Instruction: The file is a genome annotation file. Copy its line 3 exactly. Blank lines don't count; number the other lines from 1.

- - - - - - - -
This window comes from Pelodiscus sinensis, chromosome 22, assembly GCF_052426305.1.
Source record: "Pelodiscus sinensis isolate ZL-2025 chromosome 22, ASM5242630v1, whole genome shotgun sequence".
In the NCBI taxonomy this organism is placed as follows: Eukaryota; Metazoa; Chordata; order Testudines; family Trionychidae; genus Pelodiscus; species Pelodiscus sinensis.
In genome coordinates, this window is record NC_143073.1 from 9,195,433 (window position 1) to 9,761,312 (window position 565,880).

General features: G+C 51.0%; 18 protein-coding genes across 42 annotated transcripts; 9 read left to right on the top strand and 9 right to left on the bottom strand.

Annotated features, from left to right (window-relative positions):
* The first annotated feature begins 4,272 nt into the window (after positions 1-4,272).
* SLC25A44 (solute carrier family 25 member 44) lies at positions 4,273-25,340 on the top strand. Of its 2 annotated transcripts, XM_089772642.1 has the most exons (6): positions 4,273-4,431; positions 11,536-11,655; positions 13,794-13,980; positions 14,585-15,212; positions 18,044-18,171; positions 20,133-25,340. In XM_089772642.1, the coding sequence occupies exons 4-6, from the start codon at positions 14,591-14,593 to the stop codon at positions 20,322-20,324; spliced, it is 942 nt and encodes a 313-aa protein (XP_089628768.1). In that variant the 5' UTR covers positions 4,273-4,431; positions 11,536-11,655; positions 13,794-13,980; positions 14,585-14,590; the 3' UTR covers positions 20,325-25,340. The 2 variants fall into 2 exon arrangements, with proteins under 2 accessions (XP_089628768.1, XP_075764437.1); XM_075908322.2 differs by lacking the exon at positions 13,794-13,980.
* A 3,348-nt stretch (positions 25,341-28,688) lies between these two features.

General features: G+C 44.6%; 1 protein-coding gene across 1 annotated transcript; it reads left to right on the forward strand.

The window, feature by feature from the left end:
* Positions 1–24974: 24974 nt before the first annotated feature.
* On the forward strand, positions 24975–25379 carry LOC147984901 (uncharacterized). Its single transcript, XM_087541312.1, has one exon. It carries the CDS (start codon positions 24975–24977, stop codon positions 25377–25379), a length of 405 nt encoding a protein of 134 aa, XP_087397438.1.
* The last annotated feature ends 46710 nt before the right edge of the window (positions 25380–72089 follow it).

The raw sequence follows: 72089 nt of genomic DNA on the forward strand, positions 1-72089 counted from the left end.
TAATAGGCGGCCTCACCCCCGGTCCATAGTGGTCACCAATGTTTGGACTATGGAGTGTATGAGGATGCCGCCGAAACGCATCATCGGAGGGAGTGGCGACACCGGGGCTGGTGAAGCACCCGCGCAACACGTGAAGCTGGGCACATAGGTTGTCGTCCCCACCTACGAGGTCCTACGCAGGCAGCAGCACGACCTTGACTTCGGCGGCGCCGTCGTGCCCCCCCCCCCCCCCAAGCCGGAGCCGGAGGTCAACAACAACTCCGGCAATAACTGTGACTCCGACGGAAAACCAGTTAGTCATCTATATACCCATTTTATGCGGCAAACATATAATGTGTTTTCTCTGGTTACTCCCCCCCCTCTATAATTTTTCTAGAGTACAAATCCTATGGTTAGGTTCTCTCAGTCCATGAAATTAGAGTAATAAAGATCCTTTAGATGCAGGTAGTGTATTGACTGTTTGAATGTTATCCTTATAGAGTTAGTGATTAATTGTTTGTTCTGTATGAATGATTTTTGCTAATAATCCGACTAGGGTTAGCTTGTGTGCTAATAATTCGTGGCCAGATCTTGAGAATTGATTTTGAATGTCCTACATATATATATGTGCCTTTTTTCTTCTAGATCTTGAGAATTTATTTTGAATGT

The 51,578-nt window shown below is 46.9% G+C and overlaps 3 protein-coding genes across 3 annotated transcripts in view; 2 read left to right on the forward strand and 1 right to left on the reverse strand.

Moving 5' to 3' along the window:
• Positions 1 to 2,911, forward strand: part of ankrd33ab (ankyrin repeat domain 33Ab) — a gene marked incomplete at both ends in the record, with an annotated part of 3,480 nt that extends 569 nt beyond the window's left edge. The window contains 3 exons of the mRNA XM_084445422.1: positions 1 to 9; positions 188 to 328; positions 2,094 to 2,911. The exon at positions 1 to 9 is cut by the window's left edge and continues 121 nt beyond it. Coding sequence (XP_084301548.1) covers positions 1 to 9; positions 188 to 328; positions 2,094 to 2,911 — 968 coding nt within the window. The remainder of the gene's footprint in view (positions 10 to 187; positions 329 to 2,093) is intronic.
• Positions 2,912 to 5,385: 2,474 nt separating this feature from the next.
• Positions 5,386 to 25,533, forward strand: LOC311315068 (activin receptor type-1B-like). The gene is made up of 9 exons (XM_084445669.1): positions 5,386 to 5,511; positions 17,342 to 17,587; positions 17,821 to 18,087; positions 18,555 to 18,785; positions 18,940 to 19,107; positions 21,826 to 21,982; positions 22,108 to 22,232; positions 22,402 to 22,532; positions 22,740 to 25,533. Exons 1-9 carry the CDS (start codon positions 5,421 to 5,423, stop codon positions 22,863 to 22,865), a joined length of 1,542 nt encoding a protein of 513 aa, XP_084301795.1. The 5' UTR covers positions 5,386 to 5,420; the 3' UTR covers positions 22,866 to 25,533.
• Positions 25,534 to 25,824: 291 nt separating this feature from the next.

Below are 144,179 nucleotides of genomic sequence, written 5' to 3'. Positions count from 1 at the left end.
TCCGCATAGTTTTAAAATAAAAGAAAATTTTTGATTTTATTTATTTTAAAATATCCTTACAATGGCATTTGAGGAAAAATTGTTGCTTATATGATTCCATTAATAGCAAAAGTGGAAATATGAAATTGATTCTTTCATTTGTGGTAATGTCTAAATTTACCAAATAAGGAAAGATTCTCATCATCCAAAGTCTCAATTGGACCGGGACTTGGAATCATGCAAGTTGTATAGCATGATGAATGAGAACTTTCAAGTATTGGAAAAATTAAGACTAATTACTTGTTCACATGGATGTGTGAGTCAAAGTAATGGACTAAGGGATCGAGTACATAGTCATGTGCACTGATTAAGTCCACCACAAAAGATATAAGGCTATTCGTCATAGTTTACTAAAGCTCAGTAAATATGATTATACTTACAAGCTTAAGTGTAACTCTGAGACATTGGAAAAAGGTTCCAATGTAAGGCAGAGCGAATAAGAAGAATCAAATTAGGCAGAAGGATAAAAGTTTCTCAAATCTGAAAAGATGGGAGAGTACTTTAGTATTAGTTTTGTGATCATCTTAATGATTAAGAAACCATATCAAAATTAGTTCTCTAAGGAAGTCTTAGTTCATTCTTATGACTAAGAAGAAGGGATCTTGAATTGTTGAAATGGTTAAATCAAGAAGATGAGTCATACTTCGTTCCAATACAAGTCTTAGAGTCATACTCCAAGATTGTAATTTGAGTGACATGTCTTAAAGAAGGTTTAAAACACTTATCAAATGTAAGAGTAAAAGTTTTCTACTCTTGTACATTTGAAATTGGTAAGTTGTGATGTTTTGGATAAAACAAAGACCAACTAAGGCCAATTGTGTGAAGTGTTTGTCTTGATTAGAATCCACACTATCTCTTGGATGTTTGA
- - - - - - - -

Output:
In the NCBI taxonomy this organism is placed as follows: Eukaryota; Metazoa; Chordata; order Testudines; family Trionychidae; genus Pelodiscus; species Pelodiscus sinensis.